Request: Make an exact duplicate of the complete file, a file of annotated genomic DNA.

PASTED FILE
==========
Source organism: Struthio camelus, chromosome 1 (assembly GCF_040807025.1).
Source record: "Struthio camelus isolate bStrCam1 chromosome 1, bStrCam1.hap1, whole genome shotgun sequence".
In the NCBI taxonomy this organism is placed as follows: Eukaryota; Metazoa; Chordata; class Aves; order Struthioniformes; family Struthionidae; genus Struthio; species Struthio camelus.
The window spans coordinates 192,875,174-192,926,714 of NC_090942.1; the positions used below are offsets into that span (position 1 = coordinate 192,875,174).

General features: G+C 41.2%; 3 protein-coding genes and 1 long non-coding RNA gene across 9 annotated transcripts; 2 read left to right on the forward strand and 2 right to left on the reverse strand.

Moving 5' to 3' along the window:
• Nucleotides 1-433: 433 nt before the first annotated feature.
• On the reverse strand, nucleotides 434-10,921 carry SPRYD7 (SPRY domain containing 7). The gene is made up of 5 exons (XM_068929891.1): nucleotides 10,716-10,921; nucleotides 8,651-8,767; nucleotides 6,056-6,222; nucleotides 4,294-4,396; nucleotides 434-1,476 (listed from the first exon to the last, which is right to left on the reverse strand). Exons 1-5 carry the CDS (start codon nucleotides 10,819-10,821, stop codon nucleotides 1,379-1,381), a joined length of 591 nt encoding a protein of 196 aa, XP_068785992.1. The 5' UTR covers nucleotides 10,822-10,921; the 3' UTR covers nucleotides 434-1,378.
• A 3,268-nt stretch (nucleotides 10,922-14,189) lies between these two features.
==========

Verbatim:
Source organism: Struthio camelus, chromosome 1 (assembly GCF_040807025.1).
Source record: "Struthio camelus isolate bStrCam1 chromosome 1, bStrCam1.hap1, whole genome shotgun sequence".
In the NCBI taxonomy this organism is placed as follows: Eukaryota; Metazoa; Chordata; class Aves; order Struthioniformes; family Struthionidae; genus Struthio; species Struthio camelus.
The window spans coordinates 192,875,174-192,926,714 of NC_090942.1; the positions used below are offsets into that span (position 1 = coordinate 192,875,174).

General features: G+C 41.2%; 3 protein-coding genes and 1 long non-coding RNA gene across 9 annotated transcripts; 2 read left to right on the forward strand and 2 right to left on the reverse strand.

Moving 5' to 3' along the window:
• Nucleotides 1-433: 433 nt before the first annotated feature.
• On the reverse strand, nucleotides 434-10,921 carry SPRYD7 (SPRY domain containing 7). The gene is made up of 5 exons (XM_068929891.1): nucleotides 10,716-10,921; nucleotides 8,651-8,767; nucleotides 6,056-6,222; nucleotides 4,294-4,396; nucleotides 434-1,476 (listed from the first exon to the last, which is right to left on the reverse strand). Exons 1-5 carry the CDS (start codon nucleotides 10,819-10,821, stop codon nucleotides 1,379-1,381), a joined length of 591 nt encoding a protein of 196 aa, XP_068785992.1. The 5' UTR covers nucleotides 10,822-10,921; the 3' UTR covers nucleotides 434-1,378.
• A 3,268-nt stretch (nucleotides 10,922-14,189) lies between these two features.